Is 20 minutes enough time to bring someone to know Jesus?

Like many preaching factories, Moore Theological College advises students to stick to 20 minutes when preparing a sermon, in the belief that it will make them work harder, short sermons being harder to write than long ones.

However, Toby Neal makes no apology for routinely preaching for 40 minutes as lead pastor at Vine Church, a church plant in Sydney’s Surry Hills.

He believes that widespread biblical illiteracy means it takes longer than 20 minutes to bring people to know Jesus.

“I need to spend at least 40 minutes dismantling the false view the world is giving them.”

“I aim for 40 minutes but I regularly go over because I have so much I want to achieve in a sermon,” he says.

He says 20 minutes may be sufficient for a pep talk to established Christians to encourage them for the week ahead but not long enough to change someone’s world view.

Toby Neal, lead pastor at Vine Church.

Toby Neal, lead pastor at Vine Church. Toby Neal

Vine Church attracts a substantial number of people from a non-Christian or other faith backgrounds.

“So I’m trying to change a world view set by other religions or the world we live in and the amount of voices in their lives shaping their beliefs throughout the week,” he said.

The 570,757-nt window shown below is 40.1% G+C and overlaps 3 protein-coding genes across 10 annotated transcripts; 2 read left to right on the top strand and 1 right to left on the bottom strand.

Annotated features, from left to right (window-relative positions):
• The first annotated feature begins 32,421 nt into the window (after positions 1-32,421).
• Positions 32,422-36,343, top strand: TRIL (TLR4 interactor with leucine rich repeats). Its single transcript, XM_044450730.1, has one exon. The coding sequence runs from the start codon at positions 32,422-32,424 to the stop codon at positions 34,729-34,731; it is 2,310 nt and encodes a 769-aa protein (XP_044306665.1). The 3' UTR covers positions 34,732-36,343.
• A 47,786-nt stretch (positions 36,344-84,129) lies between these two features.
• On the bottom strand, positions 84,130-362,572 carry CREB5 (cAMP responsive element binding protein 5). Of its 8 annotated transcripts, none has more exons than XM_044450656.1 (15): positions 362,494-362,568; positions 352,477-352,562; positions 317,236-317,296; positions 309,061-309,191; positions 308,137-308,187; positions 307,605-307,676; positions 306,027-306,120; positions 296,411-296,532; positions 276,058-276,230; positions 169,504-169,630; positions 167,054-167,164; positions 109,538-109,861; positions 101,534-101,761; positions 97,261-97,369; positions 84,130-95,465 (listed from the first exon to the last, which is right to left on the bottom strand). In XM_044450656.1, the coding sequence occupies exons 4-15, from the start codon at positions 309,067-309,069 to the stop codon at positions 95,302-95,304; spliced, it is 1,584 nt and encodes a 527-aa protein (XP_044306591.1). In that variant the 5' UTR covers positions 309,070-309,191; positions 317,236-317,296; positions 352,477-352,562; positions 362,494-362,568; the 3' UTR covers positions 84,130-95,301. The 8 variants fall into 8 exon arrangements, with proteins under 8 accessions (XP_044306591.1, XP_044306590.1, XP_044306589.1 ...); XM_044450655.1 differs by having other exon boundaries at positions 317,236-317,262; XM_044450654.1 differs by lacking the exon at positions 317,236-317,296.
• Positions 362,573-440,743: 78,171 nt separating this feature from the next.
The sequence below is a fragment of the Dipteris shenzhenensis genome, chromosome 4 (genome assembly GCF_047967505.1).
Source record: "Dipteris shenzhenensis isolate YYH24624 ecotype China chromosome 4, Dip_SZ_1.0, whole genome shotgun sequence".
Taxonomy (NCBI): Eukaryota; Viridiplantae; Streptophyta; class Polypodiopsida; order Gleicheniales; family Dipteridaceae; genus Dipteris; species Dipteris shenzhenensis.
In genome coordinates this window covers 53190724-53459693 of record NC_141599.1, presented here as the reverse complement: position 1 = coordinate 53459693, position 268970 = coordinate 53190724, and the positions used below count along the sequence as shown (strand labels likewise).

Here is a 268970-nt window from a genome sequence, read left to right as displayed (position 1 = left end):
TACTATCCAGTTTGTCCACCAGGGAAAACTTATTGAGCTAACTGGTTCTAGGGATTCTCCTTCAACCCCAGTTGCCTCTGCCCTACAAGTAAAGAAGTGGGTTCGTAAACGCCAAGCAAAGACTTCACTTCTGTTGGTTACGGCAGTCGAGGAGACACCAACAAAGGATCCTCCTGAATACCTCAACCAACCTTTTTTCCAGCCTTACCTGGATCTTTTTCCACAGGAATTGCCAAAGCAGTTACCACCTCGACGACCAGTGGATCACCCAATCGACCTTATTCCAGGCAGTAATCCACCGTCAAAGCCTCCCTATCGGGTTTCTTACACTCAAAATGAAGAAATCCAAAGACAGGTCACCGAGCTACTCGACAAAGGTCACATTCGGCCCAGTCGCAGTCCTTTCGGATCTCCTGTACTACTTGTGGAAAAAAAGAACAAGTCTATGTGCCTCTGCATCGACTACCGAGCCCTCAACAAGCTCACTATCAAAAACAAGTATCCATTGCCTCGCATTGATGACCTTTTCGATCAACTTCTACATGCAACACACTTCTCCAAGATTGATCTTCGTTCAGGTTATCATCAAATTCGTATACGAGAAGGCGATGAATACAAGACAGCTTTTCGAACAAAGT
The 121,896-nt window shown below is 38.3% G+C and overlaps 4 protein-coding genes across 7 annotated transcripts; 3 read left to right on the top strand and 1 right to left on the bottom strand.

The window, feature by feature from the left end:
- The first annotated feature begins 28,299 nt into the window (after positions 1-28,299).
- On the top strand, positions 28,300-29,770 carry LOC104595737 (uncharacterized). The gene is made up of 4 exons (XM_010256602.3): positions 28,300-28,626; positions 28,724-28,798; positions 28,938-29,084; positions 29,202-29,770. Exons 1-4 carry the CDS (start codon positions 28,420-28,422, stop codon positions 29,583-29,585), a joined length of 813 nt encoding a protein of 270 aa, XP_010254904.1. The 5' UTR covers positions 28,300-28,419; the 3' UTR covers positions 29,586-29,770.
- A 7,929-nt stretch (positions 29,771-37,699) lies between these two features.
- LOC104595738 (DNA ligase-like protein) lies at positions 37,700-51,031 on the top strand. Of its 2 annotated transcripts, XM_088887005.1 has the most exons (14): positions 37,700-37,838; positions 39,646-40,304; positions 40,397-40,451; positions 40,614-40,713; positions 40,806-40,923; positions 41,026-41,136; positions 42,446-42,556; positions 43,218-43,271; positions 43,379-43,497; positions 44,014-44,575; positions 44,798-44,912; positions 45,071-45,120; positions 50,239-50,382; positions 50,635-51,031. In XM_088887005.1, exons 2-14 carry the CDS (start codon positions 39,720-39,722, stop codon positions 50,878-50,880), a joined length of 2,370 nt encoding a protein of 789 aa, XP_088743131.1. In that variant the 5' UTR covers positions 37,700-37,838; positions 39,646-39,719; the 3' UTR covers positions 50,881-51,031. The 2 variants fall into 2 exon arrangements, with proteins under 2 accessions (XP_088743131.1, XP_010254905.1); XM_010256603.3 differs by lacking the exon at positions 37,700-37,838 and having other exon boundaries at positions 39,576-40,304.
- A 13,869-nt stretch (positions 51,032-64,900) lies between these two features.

“I need to spend at least 40 minutes dismantling the false view the world is giving them and then rebuilding a biblical world view in a way that is sensitive to social imagery.

“With widespread biblical illiteracy, and people coming to church from other religions it takes time to explain the context of what we’re reading in the Bible, to answer objections and show how every bit of the Bible relates to Christ.”

The issue came up at this week’s Anglican Synod in Sydney, as lay member Dr David Oakenfull put a motion to the Anglican annual forum urging ministers and other preachers to restrict the length of their sermons to 20 minutes or less.

Speaking to the motion, Oakenfull said it was difficult to listen to a sermon for more than 15 minutes, especially for older people, and that retention of the content dropped from 70 per cent in the first 10 minutes to 20 minutes in the last 10 minutes.